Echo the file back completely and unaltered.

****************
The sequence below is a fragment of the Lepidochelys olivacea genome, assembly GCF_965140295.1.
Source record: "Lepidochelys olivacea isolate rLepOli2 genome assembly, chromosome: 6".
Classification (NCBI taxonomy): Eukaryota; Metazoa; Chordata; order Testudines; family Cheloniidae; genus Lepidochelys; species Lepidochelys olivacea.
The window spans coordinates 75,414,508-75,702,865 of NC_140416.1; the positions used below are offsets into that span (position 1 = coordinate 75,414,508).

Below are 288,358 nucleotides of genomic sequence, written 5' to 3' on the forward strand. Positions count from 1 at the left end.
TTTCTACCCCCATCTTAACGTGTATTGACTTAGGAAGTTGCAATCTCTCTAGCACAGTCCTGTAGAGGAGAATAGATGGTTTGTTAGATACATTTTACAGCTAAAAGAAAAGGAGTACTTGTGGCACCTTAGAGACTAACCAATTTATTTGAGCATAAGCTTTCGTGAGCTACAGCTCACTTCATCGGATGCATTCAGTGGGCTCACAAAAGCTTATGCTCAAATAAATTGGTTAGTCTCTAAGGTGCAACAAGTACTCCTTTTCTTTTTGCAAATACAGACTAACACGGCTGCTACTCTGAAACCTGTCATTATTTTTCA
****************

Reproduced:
The sequence below is a fragment of the Lepidochelys olivacea genome, assembly GCF_965140295.1.
Source record: "Lepidochelys olivacea isolate rLepOli2 genome assembly, chromosome: 6".
Classification (NCBI taxonomy): Eukaryota; Metazoa; Chordata; order Testudines; family Cheloniidae; genus Lepidochelys; species Lepidochelys olivacea.
The window spans coordinates 75,414,508-75,702,865 of NC_140416.1; the positions used below are offsets into that span (position 1 = coordinate 75,414,508).

Below are 288,358 nucleotides of genomic sequence, written 5' to 3' on the forward strand. Positions count from 1 at the left end.
TTTCTACCCCCATCTTAACGTGTATTGACTTAGGAAGTTGCAATCTCTCTAGCACAGTCCTGTAGAGGAGAATAGATGGTTTGTTAGATACATTTTACAGCTAAAAGAAAAGGAGTACTTGTGGCACCTTAGAGACTAACCAATTTATTTGAGCATAAGCTTTCGTGAGCTACAGCTCACTTCATCGGATGCATTCAGTGGGCTCACAAAAGCTTATGCTCAAATAAATTGGTTAGTCTCTAAGGTGCAACAAGTACTCCTTTTCTTTTTGCAAATACAGACTAACACGGCTGCTACTCTGAAACCTGTCATTATTTTTCA